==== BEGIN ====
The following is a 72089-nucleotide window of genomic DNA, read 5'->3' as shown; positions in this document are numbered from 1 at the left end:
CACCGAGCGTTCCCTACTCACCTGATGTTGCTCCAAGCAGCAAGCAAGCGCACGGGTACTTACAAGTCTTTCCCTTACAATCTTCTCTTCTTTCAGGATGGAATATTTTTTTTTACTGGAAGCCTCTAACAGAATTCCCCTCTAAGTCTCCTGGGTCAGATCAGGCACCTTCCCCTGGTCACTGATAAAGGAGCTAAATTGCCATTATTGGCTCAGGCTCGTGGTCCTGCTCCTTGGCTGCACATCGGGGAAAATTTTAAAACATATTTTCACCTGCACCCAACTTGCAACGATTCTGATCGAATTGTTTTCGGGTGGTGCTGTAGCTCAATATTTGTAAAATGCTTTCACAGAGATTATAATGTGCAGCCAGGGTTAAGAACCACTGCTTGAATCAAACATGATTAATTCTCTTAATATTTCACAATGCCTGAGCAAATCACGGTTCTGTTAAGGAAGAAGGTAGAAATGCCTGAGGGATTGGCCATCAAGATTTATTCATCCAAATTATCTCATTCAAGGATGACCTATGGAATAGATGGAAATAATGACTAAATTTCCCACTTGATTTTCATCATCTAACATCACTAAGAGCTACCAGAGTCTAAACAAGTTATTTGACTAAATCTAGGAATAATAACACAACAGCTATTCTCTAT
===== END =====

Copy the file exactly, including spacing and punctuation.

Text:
The following is a 72089-nucleotide window of genomic DNA, read 5'->3' as shown; positions in this document are numbered from 1 at the left end:
CACCGAGCGTTCCCTACTCACCTGATGTTGCTCCAAGCAGCAAGCAAGCGCACGGGTACTTACAAGTCTTTCCCTTACAATCTTCTCTTCTTTCAGGATGGAATATTTTTTTTTACTGGAAGCCTCTAACAGAATTCCCCTCTAAGTCTCCTGGGTCAGATCAGGCACCTTCCCCTGGTCACTGATAAAGGAGCTAAATTGCCATTATTGGCTCAGGCTCGTGGTCCTGCTCCTTGGCTGCACATCGGGGAAAATTTTAAAACATATTTTCACCTGCACCCAACTTGCAACGATTCTGATCGAATTGTTTTCGGGTGGTGCTGTAGCTCAATATTTGTAAAATGCTTTCACAGAGATTATAATGTGCAGCCAGGGTTAAGAACCACTGCTTGAATCAAACATGATTAATTCTCTTAATATTTCACAATGCCTGAGCAAATCACGGTTCTGTTAAGGAAGAAGGTAGAAATGCCTGAGGGATTGGCCATCAAGATTTATTCATCCAAATTATCTCATTCAAGGATGACCTATGGAATAGATGGAAATAATGACTAAATTTCCCACTTGATTTTCATCATCTAACATCACTAAGAGCTACCAGAGTCTAAACAAGTTATTTGACTAAATCTAGGAATAATAACACAACAGCTATTCTCTAT